Louisiana tort reform bills vetoed by the governor

| Jun 17, 2020 | Motor Vehicle Accidents |

Louisiana car accident victims can breathe a sigh of relief – at least for the time being — because a bill sponsored by Sen. Kirk Talbot was vetoed earlier this month by Gov. John Bel Edward when it reached his desk. That bill would have had negative consequences for both injury victims and their attorneys.

The governor also vetoed bills that would have forced personal injury victims to take a case to trial more often (making it both harder and more expensive to pursue a claim), capped the damages that they could ultimately be awarded, placed new restrictions on personal injury attorneys who wanted to advertise their services via television, radio or billboards and would generally have made it much harder for injury victims to win their claims.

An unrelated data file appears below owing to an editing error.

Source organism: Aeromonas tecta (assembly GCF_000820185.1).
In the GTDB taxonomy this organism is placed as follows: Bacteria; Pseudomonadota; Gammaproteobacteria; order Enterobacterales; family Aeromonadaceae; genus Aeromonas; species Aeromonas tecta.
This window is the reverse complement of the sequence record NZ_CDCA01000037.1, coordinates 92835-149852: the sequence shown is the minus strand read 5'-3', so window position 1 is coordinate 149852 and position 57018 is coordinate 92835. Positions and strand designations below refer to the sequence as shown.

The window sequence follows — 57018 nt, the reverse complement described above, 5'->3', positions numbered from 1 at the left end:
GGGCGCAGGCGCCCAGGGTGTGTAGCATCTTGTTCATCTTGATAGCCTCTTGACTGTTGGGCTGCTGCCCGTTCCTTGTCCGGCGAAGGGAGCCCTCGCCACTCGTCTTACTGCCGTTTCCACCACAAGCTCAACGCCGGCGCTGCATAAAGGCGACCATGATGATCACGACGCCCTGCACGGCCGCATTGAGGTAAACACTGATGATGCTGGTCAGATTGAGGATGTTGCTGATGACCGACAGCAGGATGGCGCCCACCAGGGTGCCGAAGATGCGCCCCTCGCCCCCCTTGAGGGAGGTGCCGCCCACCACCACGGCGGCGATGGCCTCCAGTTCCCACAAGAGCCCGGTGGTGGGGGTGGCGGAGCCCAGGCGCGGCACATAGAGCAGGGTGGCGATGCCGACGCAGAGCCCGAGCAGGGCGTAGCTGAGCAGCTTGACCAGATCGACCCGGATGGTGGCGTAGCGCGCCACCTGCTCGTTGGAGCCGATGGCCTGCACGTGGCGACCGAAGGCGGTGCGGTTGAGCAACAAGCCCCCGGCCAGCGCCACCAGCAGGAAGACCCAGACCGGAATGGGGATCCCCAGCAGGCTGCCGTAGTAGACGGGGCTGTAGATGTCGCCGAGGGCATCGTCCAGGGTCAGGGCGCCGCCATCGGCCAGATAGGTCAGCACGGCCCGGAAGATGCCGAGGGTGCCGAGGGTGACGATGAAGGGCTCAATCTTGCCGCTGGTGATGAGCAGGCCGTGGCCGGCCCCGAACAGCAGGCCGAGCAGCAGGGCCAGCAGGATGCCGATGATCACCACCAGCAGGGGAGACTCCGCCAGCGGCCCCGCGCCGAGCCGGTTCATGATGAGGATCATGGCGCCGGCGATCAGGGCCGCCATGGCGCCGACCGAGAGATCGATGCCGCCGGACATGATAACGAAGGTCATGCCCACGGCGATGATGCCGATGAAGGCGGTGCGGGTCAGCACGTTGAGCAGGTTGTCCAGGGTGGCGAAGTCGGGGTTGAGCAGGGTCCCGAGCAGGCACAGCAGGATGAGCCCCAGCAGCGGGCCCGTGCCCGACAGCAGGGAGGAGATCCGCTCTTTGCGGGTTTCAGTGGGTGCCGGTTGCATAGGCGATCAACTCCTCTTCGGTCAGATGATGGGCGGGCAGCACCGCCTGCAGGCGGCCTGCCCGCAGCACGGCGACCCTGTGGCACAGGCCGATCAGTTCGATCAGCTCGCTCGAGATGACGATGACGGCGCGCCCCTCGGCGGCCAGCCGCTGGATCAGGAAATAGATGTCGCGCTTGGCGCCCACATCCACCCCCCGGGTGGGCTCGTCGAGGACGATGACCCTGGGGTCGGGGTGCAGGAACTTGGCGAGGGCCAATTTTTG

Proponents of the bills claimed they were needed to lower the car insurance rates in Louisiana, which are among the highest in the nation. However, the proposed measures would have brought no guarantee that this would actually happen. Nothing in the bills required insurance companies to lower their rates. In fact, as the governor noted, the language in the proposed legislation would have actually allowed insurance companies to raise their rates under certain circumstances.

Tort reform bills rarely, if ever, are advantageous to the consumer. They’re designed to protect big insurance companies and businesses. Insurance companies and their lobbyists often complain about “frivolous” lawsuits and unfair verdicts. However, no lawsuit feels frivolous when you or a loved one has been seriously injured. That’s why it’s important to have an experienced attorney in your corner.